- With flexible exchange rates, money demand will be adjusted to a money supply set by the central bank via exchange rate changes.
- With a floating peg, there are both international monetary flows and exchange rate changes.
skipping some mathematical steps, we have:
With Flexible Exchange Rates:
- E = PF + Y - D
- PF = foreign prices
all variables are in percentage changes (e.g. E is percentage change in the exchange rate)
(note the negative before the E)
and assume reserve flows (R) equal zero
E is measured in domestic currency units per foreign currency unit, as increase in E means that foreign currency is becoming more expensive or appreciating in value and the domestic currency is depreciating.
e.g. at E0, $1 = ¥100
at E1, $1 = ¥90
In the equation, E has a positive relation to changes in D and an inverse relation to changes in PF and Y.
an increase in the domestic credit (D) given a constant PF and Y (so that the demand for money is constant) will result in a depreciation of the domestic currency. The increase in the money supply leaves the country.
An increase in PF will increase the domestic demand for money as imports become more costly. With constant domestic credit, there is an excess demand for money. Individuals try to increase their money balances, increasing the demand for domestic currency. There is a decrease in E or an appreciation of the domestic currency.
With Fixed Exchange Rates:
R - E = PF + Y - D
all variables are in percentage changes (e.g. E is percentage change in the exchange rate)
- R = international reserves
This is the same as before, but reserves are used to offset changes in the exchange rate. If a currency is devaluing below desired levels, the central bank will intervene buy purchasing its domestic currency with some of its foreign currency reserves.
for example, an increase in domestic credit, D, everything else constant, will lead to a decrease in international reserves as the central bank buys the domestic currency to support its value.
Portfolio-balance Approach to the Balance of Payments
In the monetary approach, the exchange rate between any two currencies is determined by relative money demand and money supply between the two countries. Relative supplies of domestic and foreign bonds are not a factor.
The portfolio-balance approach allows for both relative money market condition and for bond markets to determine the exchange rate.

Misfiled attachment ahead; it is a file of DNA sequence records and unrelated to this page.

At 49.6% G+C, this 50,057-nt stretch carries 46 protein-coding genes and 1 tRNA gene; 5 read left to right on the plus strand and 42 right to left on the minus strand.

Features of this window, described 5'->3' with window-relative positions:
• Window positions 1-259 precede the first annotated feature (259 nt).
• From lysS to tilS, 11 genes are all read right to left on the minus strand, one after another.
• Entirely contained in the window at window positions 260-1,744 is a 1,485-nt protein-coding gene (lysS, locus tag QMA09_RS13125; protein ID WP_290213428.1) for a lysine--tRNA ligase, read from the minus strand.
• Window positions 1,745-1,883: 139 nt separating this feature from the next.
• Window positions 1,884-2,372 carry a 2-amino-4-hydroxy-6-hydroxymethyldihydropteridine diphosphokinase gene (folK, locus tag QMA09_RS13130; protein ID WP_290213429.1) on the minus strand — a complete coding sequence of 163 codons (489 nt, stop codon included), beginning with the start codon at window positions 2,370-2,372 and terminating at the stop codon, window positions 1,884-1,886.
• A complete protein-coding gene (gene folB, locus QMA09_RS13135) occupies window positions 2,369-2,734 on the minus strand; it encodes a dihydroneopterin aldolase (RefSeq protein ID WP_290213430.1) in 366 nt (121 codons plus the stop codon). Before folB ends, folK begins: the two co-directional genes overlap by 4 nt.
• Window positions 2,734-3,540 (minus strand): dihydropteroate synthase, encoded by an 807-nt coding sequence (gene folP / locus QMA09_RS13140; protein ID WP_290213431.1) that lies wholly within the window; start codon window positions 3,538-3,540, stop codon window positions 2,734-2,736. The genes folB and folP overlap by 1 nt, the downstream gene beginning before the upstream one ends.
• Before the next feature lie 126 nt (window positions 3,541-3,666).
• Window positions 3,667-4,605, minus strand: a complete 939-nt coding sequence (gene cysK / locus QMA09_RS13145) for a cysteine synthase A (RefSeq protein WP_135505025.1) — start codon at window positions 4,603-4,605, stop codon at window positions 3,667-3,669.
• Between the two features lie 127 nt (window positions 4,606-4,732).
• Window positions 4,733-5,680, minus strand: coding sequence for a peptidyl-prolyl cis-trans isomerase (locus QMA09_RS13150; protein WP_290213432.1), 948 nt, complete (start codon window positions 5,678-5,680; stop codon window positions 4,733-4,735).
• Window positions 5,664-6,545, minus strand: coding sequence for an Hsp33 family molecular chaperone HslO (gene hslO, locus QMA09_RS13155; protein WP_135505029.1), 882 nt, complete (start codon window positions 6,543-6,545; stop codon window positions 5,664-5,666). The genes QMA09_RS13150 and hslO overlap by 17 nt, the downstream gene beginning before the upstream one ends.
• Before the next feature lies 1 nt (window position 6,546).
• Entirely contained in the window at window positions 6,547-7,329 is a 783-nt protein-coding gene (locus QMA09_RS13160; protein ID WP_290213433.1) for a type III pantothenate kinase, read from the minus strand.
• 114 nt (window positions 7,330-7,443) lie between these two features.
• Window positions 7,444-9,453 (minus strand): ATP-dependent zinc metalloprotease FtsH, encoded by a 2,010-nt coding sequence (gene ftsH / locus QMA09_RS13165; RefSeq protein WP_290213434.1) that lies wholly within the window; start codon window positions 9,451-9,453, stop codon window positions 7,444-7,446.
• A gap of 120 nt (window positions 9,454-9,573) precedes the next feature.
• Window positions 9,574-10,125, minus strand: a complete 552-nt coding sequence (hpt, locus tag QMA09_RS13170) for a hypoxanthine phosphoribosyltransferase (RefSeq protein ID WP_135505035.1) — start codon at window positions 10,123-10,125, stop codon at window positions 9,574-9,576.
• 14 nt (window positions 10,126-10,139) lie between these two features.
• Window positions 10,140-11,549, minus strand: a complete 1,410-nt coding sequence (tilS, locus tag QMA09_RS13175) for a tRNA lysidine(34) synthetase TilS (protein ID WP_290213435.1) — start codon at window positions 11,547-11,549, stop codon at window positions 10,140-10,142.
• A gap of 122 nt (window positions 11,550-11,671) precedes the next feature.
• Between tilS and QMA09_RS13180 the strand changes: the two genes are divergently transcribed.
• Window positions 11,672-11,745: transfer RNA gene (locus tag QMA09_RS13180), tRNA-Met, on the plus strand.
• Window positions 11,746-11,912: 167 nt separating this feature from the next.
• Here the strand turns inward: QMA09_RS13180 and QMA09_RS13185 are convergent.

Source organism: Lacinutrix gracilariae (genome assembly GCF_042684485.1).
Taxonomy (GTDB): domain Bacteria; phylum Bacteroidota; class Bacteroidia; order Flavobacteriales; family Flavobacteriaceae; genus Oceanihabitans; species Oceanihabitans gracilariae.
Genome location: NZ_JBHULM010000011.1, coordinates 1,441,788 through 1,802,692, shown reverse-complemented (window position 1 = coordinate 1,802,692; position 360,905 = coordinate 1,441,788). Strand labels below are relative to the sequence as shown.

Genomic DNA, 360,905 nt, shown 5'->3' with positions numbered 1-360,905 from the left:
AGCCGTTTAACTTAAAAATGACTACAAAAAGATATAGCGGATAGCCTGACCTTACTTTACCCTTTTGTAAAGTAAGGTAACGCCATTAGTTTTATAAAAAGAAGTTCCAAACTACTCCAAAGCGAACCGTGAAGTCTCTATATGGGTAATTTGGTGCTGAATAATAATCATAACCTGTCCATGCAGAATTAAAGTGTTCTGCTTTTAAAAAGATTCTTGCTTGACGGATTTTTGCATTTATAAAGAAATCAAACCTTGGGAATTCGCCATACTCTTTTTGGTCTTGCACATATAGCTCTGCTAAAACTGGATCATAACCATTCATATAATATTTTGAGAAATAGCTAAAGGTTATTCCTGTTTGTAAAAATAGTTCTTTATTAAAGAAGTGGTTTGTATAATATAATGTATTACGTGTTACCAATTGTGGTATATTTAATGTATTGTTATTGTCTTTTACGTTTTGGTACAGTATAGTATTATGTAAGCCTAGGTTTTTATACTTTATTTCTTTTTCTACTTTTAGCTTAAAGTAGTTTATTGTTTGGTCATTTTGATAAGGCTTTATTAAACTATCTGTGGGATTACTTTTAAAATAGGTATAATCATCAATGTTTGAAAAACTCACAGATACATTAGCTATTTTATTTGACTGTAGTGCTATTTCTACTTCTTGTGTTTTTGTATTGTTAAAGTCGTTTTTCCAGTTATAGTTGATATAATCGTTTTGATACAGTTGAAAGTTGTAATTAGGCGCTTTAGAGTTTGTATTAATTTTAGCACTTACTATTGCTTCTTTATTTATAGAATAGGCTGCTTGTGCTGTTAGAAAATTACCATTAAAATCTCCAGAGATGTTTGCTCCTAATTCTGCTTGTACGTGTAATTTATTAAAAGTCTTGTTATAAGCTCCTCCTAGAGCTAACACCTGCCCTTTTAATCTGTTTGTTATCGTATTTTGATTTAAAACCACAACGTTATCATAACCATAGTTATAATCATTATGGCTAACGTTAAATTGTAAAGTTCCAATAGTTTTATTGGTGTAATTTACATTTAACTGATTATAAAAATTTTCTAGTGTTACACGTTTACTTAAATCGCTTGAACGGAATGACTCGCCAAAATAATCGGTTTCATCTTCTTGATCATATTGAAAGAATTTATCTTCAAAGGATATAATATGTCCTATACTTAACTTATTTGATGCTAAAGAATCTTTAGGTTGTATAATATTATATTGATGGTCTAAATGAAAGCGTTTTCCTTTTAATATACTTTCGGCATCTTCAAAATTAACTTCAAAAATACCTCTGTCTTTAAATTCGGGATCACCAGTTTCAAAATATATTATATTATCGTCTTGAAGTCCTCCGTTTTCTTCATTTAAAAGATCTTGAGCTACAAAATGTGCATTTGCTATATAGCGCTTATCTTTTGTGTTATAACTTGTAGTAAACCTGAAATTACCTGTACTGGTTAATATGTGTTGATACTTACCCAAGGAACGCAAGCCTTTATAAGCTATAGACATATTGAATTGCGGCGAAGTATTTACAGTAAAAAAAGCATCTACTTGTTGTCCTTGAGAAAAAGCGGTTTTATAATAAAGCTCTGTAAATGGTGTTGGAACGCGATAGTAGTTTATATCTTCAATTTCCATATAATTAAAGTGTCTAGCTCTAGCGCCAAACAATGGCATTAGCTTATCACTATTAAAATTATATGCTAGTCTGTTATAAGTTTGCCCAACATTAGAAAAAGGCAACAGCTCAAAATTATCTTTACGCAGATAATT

The monetary approach assumes that domestic and foreign bonds are perfect substitutes and thus investors are indifferent as to which ones they hold. Bond holders only care about relative rates of return and require no risk premium to hold foreign bonds.
In the portfolio-balance approach foreign and domestic bonds are imperfect substitutes. Savers have preferences in how they distribute their portfolio over different country's assets. As investors increase their allocation of portfolio assets in a given country, their risk rises and they desire a greater risk premium to compensate.
The PB approach assumes that assets are imperfect substitutes internationally because investors percieve foreign exchange risk to be attached to foreign-currency-denominated bonds.
The spot exchange rate is modified to:
- E = PF + Y - D - B + BF
all variables are in percentage changes
B = percentage change in the supply of domestic bonds
BF = percentage change in the supply of foreign bonds
If the supply of domestic bonds rises relative to the supply of foreign bonds (increase B holding BF constant), there will be an increased risk premium on the domestic bonds that will cause the domestic currency to depreciate in the spot market.
But we also need to consider adjustments to international trade in financial assets.
Since financial assets are traded almost continuously, exchange rates constantly adjust as changes in demand and supply of financial assets in diffierent nations change.
Assume perfect capital mobility => capital will flow freely between nations because there are no significant transactions costs or capital controls that act as barriers to investment.
In this case, spot and forward exchange rates will adjust instantly to changing financial market conditions.
In this case, relative bond supplies and demands as well as relative money market conditions determine the exchange rate.